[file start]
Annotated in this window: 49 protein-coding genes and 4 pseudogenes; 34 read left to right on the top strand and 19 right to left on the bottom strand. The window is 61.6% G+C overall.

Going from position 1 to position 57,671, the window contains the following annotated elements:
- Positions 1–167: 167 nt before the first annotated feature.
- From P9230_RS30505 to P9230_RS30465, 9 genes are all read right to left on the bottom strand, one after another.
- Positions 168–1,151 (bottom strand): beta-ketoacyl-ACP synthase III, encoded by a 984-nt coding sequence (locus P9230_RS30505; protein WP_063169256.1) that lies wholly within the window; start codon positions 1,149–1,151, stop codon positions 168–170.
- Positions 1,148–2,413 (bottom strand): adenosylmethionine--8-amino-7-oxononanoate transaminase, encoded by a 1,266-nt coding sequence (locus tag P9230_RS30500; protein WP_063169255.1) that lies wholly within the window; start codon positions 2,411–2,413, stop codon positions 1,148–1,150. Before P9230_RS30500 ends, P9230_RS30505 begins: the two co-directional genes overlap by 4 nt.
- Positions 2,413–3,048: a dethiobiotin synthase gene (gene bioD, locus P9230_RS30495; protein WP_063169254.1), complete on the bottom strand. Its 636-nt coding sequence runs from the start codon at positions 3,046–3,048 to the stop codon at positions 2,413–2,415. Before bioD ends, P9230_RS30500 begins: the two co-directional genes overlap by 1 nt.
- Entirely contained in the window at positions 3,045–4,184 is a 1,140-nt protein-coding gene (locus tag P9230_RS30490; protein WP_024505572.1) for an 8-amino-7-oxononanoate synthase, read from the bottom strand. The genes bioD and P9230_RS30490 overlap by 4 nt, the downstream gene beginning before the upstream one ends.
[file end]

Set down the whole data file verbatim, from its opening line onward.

Annotated in this window: 49 protein-coding genes and 4 pseudogenes; 34 read left to right on the top strand and 19 right to left on the bottom strand. The window is 61.6% G+C overall.

Going from position 1 to position 57,671, the window contains the following annotated elements:
- Positions 1–167: 167 nt before the first annotated feature.
- From P9230_RS30505 to P9230_RS30465, 9 genes are all read right to left on the bottom strand, one after another.
- Positions 168–1,151 (bottom strand): beta-ketoacyl-ACP synthase III, encoded by a 984-nt coding sequence (locus P9230_RS30505; protein WP_063169256.1) that lies wholly within the window; start codon positions 1,149–1,151, stop codon positions 168–170.
- Positions 1,148–2,413 (bottom strand): adenosylmethionine--8-amino-7-oxononanoate transaminase, encoded by a 1,266-nt coding sequence (locus tag P9230_RS30500; protein WP_063169255.1) that lies wholly within the window; start codon positions 2,411–2,413, stop codon positions 1,148–1,150. Before P9230_RS30500 ends, P9230_RS30505 begins: the two co-directional genes overlap by 4 nt.
- Positions 2,413–3,048: a dethiobiotin synthase gene (gene bioD, locus P9230_RS30495; protein WP_063169254.1), complete on the bottom strand. Its 636-nt coding sequence runs from the start codon at positions 3,046–3,048 to the stop codon at positions 2,413–2,415. Before bioD ends, P9230_RS30500 begins: the two co-directional genes overlap by 1 nt.
- Entirely contained in the window at positions 3,045–4,184 is a 1,140-nt protein-coding gene (locus tag P9230_RS30490; protein WP_024505572.1) for an 8-amino-7-oxononanoate synthase, read from the bottom strand. The genes bioD and P9230_RS30490 overlap by 4 nt, the downstream gene beginning before the upstream one ends.